History Bursary

The winners of the 2016 History Bursary:

Conor Heffernan, Castleknock, Dublin 15

Conor has  obtained his Masters Degree in MPhil in Historical Studies in University of Cambridge.  He is commencing his PhD in History in University College Dublin.

Conor’s research will be based on Ireland’s Physical Culture Movement 1898-1930

Research Question at a Glance: What produced the physical culture movement in Ireland and what did it mean for Ireland’s burgeoning nationalist movement?  Understanding physical culture as the late nineteenth and early twentieth-century concern with the ideological and commercial cultivation of the body, this proposal focuses on the rise of Ireland’s physical culture movement from 1898 to 1930. A period of time that encapsulates a rich tapestry of Irish history, beginning with the 1898 performance of Physical Culturist Eugen Sandow in Dublin and covers the concurrent spread of physical culture and nationalist sentiment around Ireland. Furthermore, extending the period of study to 1930 allows the study of not only interactions between physical culture and military warfare in Ireland but also the use of physical culture practices by the incumbent Irish Free State to improve the health of the Irish citizenry. A form of exercise more akin to bodybuilding than organized sport, the proposal seeks to discover how physical culture fed into wider nationalist ideals, thereby examining the extent to which physical culture was used as a subterfuge for training Irish nationalists for armed conflict. Similarly the intense interest exhibited by Irish nationalists in improving the physical prowess of Irishmen and women through physical culture will be considered. Given the interest of key nationalist figures, such as Patrick Pearse, in physical culture, it seems impertinent not to study Ireland’s nationalist movement with reference to this specified form of exercise. Aside from military matters, the proposal is concerned with understanding lay interest in physical culture. Specifically, what motivated numerous Irishmen and women to establish and attend physical culture clubs, which emerged in Ireland from the 1900s onwards? Were their motivations different from those exhibited by Irish nationalists and if so, why? Furthermore how many emulated Ulysses’ Leopold Bloom in taking to Sandow’s exercise courses privately in their own homes away from the public sphere?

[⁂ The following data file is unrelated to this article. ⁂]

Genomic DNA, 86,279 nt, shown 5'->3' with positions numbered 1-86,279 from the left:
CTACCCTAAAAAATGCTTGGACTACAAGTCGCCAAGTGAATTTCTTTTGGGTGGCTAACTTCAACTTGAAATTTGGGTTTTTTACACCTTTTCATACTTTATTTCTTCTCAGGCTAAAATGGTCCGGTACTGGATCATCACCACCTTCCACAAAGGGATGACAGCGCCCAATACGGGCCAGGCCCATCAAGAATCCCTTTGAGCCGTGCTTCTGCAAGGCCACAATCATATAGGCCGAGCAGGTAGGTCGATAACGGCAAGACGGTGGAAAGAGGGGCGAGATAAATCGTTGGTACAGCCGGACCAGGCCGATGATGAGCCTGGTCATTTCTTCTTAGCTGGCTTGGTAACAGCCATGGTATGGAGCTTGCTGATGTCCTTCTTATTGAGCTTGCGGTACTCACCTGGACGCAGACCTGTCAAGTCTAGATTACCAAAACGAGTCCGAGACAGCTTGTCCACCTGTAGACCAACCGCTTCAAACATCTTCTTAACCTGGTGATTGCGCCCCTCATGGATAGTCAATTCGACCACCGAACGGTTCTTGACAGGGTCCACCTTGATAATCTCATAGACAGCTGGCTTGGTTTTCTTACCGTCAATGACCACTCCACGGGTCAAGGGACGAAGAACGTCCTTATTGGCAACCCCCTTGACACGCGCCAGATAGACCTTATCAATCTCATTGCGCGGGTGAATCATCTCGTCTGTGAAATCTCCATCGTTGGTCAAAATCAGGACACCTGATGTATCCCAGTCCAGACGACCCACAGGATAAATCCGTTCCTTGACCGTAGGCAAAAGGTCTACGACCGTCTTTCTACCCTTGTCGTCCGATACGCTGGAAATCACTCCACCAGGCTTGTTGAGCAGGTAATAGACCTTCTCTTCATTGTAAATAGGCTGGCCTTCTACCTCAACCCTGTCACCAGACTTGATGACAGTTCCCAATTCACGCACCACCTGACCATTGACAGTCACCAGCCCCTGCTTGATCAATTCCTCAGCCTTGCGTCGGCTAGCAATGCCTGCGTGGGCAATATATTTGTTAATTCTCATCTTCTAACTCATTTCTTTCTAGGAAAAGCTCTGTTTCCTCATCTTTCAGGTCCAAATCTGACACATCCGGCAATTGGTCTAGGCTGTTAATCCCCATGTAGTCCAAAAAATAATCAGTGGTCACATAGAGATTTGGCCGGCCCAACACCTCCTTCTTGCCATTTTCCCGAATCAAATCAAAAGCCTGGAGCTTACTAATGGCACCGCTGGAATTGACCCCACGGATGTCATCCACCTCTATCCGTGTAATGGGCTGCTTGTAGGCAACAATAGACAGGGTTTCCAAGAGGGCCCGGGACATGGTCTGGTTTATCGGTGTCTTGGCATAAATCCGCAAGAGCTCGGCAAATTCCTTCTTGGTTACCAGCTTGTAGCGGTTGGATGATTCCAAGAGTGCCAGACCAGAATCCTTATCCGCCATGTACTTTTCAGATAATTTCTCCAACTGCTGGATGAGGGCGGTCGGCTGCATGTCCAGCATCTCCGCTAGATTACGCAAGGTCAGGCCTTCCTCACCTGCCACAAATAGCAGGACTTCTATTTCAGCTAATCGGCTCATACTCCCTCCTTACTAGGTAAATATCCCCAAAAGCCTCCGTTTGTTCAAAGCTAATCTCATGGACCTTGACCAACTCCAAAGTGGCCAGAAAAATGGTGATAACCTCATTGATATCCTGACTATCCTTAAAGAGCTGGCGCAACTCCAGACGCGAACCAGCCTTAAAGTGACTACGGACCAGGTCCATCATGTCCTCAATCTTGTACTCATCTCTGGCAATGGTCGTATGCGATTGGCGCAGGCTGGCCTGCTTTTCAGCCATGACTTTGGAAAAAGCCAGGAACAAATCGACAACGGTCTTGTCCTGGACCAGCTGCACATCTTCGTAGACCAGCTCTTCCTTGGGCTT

Shane Browne, Ballytruckle, Waterford

Shane has obtained his Masters Degree in Arts History (Modern Irish History) at University College Dublin.  He is commencing his PhD in Moore’s Military: Understanding Maurice Moore and the National Volunteers in Irish History, 1914 – 1918, ( A critical analysis of the National Volunteer movement in Ireland and the Great War) in University College Dublin.